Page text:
S Corp 1120S: Everything You Need to Know
S Corp 1120S is the tax form that S corporations must use to report their net earnings to the Internal Revenue Service (IRS).4 min read
S Corp 1120S is the tax form that S corporations must use to report their net earnings to the Internal Revenue Service (IRS).
Introduction to IRS Form 1120S
S corporation must submit Form 1120S to the IRS in order to report their net earnings. Limited liability companies must also submit this form if they have elected S corporation status. Shareholders on S corporation must report their allocated net earnings on their personal tax returns.
On Form 1120S, you will report all:
The best way to complete Form 1120S is to download it from the IRS website and then fill it out manually. Essentially, Form 1120S is an S corporation's tax return and will be used to report dividends, losses, and income of the shareholders of the company.
S Corporation Tax Forms
C corporations and S corporations are the two basic types of corporations in the United States. The structure of each corporations is essentially the same, and both will need to incorporate using Articles of Organization. Each corporation is also required to have a board of directors and corporate by-laws. However, despite these similarities, S and C corporations are taxed very differently.
Regular corporations file Form 1120 and S corporations will use Form 1120S. The shareholders of S corporations must also file a Schedule K-1 form in order to report their portion of corporate losses and income. Effectively, the federal income tax rate for corporations is 35 percent. However, depending on how much income is taxed, this rate can range from 15 percent to 35 percent.
A variety of documents must be provided to the person preparing your corporation's taxes. In particular, a balance sheet for both the beginning and end of the fiscal year must be provided. Other documents and information to provide your tax preparer include data to help them calculate the cost of the goods your corporation has sold and an end of year loss statement.
Since S corporations are taxed on the individual tax returns of company shareholders, your corporation will need to choose an end of year date that matches the end of the tax year. Generally, this date will be December 31. If you want to use a different date, you need to prove a reasonable business purpose for doing so.
The due date to file tax returns for most S corporations is March 15. If the end of year date of your corporation is December 31, your return date will be April 15. Corporations whose end of year date is something other than December 31 must. file their tax return on the fifteenth day of the fourth month after the end of the tax year.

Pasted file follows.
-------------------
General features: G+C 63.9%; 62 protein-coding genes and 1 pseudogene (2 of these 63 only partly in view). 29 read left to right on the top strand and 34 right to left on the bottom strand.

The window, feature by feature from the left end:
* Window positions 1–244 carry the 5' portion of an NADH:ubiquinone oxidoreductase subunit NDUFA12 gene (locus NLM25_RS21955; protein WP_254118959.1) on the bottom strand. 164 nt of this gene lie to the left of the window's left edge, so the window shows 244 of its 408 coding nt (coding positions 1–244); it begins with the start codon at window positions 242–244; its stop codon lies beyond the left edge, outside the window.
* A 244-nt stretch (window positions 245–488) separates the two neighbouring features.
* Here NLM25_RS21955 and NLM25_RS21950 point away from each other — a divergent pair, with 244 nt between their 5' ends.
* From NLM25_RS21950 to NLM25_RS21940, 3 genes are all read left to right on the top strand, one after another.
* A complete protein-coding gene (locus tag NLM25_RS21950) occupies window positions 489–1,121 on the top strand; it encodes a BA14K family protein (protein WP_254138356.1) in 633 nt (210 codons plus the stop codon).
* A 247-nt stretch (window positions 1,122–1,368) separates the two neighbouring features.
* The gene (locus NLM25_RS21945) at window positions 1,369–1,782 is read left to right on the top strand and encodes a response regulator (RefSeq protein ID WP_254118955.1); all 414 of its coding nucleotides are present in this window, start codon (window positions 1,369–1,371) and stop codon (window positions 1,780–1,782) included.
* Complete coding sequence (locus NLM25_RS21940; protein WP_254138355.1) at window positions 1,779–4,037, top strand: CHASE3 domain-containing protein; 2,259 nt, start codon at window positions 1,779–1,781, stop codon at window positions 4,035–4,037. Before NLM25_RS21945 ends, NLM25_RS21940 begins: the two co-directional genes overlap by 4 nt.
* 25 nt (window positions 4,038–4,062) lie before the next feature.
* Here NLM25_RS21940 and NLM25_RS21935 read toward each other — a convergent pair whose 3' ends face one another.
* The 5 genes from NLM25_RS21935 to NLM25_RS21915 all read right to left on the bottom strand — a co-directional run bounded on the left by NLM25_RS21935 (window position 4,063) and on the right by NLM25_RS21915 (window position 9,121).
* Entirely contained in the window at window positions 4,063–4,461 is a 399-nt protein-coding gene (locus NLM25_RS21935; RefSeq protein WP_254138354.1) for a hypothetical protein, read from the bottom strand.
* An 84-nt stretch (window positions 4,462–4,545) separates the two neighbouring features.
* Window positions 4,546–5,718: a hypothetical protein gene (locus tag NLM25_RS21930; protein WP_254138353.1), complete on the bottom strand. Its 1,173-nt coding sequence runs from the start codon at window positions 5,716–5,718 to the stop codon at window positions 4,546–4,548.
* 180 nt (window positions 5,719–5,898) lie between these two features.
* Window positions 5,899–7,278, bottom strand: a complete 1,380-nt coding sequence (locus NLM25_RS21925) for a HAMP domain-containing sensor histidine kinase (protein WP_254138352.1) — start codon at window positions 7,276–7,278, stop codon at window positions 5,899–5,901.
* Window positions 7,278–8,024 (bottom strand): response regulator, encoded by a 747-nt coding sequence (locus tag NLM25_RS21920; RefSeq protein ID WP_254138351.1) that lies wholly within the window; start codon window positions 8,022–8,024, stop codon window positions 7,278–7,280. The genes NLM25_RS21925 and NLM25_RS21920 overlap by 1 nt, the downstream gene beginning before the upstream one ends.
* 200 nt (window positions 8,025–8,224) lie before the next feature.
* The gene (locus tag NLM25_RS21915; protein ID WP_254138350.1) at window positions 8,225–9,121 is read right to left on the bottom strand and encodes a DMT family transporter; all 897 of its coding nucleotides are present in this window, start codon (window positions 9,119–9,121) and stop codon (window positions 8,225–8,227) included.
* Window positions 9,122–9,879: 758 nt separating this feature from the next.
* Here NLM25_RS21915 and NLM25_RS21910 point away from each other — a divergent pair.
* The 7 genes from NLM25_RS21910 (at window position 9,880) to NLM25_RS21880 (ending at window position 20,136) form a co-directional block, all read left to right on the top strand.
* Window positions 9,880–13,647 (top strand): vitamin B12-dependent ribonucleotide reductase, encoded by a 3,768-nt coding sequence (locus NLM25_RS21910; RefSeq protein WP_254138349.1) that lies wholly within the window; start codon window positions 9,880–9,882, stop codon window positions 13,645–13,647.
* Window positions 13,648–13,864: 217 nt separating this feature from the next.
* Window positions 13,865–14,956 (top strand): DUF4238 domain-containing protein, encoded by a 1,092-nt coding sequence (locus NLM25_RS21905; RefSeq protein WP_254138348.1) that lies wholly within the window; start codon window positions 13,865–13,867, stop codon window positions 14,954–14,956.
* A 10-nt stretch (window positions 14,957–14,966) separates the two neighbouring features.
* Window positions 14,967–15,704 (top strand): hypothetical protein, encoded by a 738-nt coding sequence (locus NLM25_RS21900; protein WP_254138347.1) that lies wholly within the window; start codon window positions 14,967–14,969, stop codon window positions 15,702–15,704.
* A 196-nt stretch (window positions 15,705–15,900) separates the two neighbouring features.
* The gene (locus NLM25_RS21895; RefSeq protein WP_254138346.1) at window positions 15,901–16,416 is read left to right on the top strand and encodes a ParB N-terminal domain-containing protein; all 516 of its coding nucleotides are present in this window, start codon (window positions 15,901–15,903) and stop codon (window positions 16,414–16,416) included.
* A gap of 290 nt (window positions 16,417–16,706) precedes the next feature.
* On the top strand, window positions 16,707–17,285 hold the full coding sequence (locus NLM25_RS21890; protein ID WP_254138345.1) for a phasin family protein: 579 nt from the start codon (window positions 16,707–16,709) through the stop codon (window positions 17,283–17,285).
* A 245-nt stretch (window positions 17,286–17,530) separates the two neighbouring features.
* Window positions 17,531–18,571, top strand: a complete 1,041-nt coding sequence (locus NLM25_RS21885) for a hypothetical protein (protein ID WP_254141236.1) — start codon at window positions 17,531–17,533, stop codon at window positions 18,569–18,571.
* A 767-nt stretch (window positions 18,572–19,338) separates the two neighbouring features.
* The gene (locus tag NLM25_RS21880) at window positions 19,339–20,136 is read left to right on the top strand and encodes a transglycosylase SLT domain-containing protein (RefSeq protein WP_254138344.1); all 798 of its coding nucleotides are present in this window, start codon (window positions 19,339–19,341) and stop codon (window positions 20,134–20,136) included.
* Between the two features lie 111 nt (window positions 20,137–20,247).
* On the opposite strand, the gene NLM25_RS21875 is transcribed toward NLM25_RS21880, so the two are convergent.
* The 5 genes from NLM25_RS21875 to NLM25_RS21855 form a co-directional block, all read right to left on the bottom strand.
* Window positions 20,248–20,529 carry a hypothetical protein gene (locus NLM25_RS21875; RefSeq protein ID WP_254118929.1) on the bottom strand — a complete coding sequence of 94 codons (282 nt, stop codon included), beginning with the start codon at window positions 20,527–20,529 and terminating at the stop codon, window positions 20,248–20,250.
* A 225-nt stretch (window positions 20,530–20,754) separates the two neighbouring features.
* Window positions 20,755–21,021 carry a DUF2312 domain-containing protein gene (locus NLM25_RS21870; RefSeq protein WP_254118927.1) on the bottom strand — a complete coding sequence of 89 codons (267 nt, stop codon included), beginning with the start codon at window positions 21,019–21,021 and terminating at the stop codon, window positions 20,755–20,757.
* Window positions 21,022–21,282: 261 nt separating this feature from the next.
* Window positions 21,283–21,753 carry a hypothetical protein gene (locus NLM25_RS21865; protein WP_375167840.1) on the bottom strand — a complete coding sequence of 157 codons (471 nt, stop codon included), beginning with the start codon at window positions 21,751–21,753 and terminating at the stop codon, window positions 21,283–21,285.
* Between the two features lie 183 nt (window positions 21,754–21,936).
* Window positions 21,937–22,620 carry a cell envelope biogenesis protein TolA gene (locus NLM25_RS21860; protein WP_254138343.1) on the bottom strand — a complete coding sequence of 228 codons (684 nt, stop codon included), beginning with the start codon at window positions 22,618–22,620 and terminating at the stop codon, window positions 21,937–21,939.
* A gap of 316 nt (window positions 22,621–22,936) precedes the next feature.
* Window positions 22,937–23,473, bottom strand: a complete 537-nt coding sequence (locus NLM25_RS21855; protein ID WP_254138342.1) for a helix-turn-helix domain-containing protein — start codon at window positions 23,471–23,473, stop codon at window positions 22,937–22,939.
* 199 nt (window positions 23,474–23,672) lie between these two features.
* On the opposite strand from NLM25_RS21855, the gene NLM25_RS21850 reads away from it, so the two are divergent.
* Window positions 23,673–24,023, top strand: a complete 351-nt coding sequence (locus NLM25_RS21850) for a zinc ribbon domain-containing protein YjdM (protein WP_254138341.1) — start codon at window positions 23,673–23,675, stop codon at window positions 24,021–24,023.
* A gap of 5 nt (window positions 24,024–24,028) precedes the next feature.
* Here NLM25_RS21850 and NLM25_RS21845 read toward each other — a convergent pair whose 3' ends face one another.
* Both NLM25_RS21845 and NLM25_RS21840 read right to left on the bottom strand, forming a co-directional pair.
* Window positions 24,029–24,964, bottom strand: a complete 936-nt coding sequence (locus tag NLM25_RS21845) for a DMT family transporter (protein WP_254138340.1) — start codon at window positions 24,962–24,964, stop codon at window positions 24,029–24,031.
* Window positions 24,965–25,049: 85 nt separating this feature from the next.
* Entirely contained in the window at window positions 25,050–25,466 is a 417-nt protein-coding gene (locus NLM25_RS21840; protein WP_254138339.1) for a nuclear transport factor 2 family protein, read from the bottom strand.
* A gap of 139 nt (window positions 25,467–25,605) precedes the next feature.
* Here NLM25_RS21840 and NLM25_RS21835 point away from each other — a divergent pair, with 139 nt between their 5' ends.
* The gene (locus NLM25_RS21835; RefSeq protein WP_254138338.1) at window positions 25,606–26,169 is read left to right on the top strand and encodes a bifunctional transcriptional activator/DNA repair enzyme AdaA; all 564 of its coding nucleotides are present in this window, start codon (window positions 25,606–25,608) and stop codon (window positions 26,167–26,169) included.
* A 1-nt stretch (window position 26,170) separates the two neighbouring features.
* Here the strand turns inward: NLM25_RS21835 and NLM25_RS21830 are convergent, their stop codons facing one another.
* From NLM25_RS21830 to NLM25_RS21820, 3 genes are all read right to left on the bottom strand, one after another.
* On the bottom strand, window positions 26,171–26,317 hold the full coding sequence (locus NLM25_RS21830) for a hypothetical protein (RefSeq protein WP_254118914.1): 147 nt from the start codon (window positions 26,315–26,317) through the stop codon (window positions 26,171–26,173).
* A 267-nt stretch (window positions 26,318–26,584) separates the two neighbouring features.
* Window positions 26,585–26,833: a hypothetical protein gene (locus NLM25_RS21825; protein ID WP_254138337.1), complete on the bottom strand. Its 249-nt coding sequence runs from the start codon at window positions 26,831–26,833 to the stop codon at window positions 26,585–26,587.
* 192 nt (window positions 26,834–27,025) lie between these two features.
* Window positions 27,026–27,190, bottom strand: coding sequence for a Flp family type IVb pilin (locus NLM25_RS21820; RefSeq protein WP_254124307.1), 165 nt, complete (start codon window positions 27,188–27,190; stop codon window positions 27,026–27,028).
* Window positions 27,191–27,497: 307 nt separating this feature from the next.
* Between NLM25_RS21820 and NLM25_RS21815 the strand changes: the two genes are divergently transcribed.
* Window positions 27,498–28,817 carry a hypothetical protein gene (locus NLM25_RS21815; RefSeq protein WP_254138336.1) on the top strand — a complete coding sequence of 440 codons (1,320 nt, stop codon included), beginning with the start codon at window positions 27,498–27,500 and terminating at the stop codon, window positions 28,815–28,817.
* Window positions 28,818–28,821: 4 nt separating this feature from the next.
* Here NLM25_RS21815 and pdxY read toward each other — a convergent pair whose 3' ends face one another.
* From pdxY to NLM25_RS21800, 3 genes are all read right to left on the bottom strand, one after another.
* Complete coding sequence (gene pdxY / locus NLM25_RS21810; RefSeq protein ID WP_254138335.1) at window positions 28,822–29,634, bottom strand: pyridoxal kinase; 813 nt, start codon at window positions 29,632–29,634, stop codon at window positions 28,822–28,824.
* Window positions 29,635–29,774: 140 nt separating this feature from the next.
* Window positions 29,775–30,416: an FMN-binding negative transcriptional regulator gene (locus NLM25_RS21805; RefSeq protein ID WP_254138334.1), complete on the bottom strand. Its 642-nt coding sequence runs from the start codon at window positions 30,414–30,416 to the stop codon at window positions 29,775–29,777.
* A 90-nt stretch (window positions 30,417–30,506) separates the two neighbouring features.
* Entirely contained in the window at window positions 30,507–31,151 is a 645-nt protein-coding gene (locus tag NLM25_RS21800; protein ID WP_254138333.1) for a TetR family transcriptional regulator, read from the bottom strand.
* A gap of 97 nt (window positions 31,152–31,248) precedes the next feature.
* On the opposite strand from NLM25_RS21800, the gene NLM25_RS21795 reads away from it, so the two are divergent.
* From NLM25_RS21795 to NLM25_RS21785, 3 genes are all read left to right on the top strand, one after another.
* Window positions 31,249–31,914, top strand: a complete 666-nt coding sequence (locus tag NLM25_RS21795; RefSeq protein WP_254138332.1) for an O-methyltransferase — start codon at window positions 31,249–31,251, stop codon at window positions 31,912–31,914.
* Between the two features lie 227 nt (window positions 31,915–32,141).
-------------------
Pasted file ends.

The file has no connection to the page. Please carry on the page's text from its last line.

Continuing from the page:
S Corporation Background
S corporations are very similar to partnerships in terms of taxes, as both are considered pass-through entities. This means that the corporation does is not subject to federal income taxes. .
A big advantage of choosing to be taxed as an S corporation is that there is no self-employment tax on company profits for shareholders. The catch, however, is that an S corporation cannot have any profits unless company owners who are also employees are paid a reasonable salary that will be taxed for Medicare and Social Security.
In some circumstances, and S corporation will have no profits after paying their employee's salaries, which means they aren't actually benefiting from this tax status.
When a court is trying to decide if a salary is reasonable, they will generally consider six factors:
- What responsibilities and duties the employee/shareholder was expected to fulfill.
- How much experience the employee/shareholder possesses and what sort of training they have received.
- The amount of effort and time the employee/shareholder has put into the company.
- The dividends received by the employee/shareholder compared to their compensation.
- The wages of company employees who are not shareholders.
- The salary paid by similar businesses for the same services provided by the employee/shareholder.
S Corporation State Taxation
The tax status of your S corporation will largely depend on the state where your company is located. For instance, the taxes for S corporations in certain states will function the same as federal taxes, meaning the shareholders will be taxed on the amount of corporate income they have been allocated. However, some states will directly tax the S corporation. If your S corporation is located in Illinois, for example, you will be charged 1.5 percent tax for income earned by the corporation. This tax is in addition to the taxes paid by S S corporation shareholders.
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